Orange, Black, & Teal

specially painted pumpkins make Halloween less scary for kids with food allergies

Susan Krahn

Halloween can be a scary time for the millions of families across the country managing food allergies. Food allergies are a potentially life-threatening conditions and are a growing public health issue. One in 13 children in the U.S. has a food allergy – that’s about two children in every classroom. For these children, a tiny amount of their allergen has the potential to cause a severe – even life-threatening – reaction. Chances are a child in your neighborhood has a food allergy.

Halloween is tricky for those managing food allergies because many popular candies include the most common allergens. Even candy that does not include an allergen may not be safe if it is made on the same equipment with allergens. Many “mini” or “fun-size” versions of candy items contain different ingredients than their full-size versions. In addition, many small candy items may not have labels, so it is very hard for parents to figure out if these items are safe for their child with food allergies.

The Teal Pumpkin Project, an annual campaign from Food Allergy Research & Education (FARE), aims to raise awareness of food allergies and keep all trick-or-treaters safe and healthy. A teal pumpkin placed on a doorstep is a sign to children with food allergies that there are non-food treats or “treasures” handed out.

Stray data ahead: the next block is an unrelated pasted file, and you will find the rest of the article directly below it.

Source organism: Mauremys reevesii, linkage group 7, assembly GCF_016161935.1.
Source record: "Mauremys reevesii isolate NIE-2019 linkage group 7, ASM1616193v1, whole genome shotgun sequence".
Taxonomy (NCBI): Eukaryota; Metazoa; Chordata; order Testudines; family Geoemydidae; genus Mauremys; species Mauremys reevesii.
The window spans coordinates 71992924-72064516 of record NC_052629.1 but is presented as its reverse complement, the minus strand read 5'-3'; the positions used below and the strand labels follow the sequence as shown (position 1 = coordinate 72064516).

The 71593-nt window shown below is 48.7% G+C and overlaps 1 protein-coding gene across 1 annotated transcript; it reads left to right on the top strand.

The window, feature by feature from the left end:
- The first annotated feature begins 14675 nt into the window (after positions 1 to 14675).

You can help keep all children safe while trick-or-treating by supporting the Teal Pumpkin Project with these simple steps:

Pick up low-cost toys or treasures for trick-or-treaters. Non-food treat ideas include bubbles, glow sticks, stickers, stencils, or bouncy balls. Check the party section of any store for bags of low-cost party favors. Keep your food treats and non-food treats in separate bowls.

Place a teal pumpkin – the color of food allergy awareness – in front of your home or business. No time to paint a pumpkin? Place a free printable sign from FARE (www.foodallergy.org/teal-pumpkin) outside to tell visitors you have non-food treats available.

By offering non-food treats, you are not only keeping children with food allergies safe, you are also helping to keep all children in your neighborhood healthier by providing another option to candy.

For more information about the Teal Pumpkin Project visit tealpumpkinproject.org. For more information about food allergies, visit foodallergy.org.

More Ideas for Non-Food Treats

Available at dollar stores, party supply stores, or online shops, these low-cost items can be purchased and handed out to all trick-or-treaters, or made available in a separate bowl from candy if you choose to hand out both options. Nearly all of these items can be found in a Halloween theme or festive colors.

• Glow sticks, bracelets, or necklaces
• Pencils, pens, crayons, or markers
• Bubbles
• Halloween erasers or pencil toppers
• Mini Slinkys
• Whistles, kazoos, or noisemakers
• Bouncy balls
• Finger puppets or novelty toys
• Coins
• Spider rings
• Vampire fangs
• Mini notepads
• Playing cards
• Bookmarks
• Stickers
• Stencils

Susan Krahn, MS, RDN, CD, CLC, is a public health nutritionist and registered dietitian with the Eau City-County Health Department/WIC Program. Susan is the mother of two young children, one of whom has food allergies. This article originally appeared in Chippewa Valley Family, which is published by Volume One.

Press and hold the up/down arrows to scroll.